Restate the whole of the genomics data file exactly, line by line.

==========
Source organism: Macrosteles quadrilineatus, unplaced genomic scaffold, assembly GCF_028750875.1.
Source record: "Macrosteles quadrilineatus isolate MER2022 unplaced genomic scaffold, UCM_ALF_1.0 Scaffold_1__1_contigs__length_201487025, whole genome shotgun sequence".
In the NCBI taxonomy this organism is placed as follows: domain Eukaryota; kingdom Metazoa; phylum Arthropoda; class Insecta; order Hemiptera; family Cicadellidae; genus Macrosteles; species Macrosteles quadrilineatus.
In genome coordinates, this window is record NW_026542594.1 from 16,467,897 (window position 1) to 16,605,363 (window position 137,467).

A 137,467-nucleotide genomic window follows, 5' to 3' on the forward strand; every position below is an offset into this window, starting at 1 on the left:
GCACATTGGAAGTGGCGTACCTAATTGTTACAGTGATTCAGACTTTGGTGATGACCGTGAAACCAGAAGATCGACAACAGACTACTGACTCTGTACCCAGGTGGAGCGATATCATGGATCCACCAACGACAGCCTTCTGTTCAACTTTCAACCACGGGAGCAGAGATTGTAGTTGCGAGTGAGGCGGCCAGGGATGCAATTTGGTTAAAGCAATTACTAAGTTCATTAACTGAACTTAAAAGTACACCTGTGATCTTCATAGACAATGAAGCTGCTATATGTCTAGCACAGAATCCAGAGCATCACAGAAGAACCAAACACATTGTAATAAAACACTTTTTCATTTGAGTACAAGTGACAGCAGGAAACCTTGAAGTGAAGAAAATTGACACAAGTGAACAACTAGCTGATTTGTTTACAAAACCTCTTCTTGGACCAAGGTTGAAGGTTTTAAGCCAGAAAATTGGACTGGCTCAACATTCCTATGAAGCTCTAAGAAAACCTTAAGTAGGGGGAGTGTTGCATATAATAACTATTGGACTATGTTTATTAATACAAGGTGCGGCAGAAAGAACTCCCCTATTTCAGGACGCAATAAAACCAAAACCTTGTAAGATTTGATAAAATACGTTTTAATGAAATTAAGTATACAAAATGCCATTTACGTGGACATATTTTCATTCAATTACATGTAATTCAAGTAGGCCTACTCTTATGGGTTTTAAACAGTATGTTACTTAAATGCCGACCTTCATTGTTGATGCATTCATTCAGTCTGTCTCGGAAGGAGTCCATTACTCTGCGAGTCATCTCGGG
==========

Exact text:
Source organism: Macrosteles quadrilineatus, unplaced genomic scaffold, assembly GCF_028750875.1.
Source record: "Macrosteles quadrilineatus isolate MER2022 unplaced genomic scaffold, UCM_ALF_1.0 Scaffold_1__1_contigs__length_201487025, whole genome shotgun sequence".
In the NCBI taxonomy this organism is placed as follows: domain Eukaryota; kingdom Metazoa; phylum Arthropoda; class Insecta; order Hemiptera; family Cicadellidae; genus Macrosteles; species Macrosteles quadrilineatus.
In genome coordinates, this window is record NW_026542594.1 from 16,467,897 (window position 1) to 16,605,363 (window position 137,467).

A 137,467-nucleotide genomic window follows, 5' to 3' on the forward strand; every position below is an offset into this window, starting at 1 on the left:
GCACATTGGAAGTGGCGTACCTAATTGTTACAGTGATTCAGACTTTGGTGATGACCGTGAAACCAGAAGATCGACAACAGACTACTGACTCTGTACCCAGGTGGAGCGATATCATGGATCCACCAACGACAGCCTTCTGTTCAACTTTCAACCACGGGAGCAGAGATTGTAGTTGCGAGTGAGGCGGCCAGGGATGCAATTTGGTTAAAGCAATTACTAAGTTCATTAACTGAACTTAAAAGTACACCTGTGATCTTCATAGACAATGAAGCTGCTATATGTCTAGCACAGAATCCAGAGCATCACAGAAGAACCAAACACATTGTAATAAAACACTTTTTCATTTGAGTACAAGTGACAGCAGGAAACCTTGAAGTGAAGAAAATTGACACAAGTGAACAACTAGCTGATTTGTTTACAAAACCTCTTCTTGGACCAAGGTTGAAGGTTTTAAGCCAGAAAATTGGACTGGCTCAACATTCCTATGAAGCTCTAAGAAAACCTTAAGTAGGGGGAGTGTTGCATATAATAACTATTGGACTATGTTTATTAATACAAGGTGCGGCAGAAAGAACTCCCCTATTTCAGGACGCAATAAAACCAAAACCTTGTAAGATTTGATAAAATACGTTTTAATGAAATTAAGTATACAAAATGCCATTTACGTGGACATATTTTCATTCAATTACATGTAATTCAAGTAGGCCTACTCTTATGGGTTTTAAACAGTATGTTACTTAAATGCCGACCTTCATTGTTGATGCATTCATTCAGTCTGTCTCGGAAGGAGTCCATTACTCTGCGAGTCATCTCGGG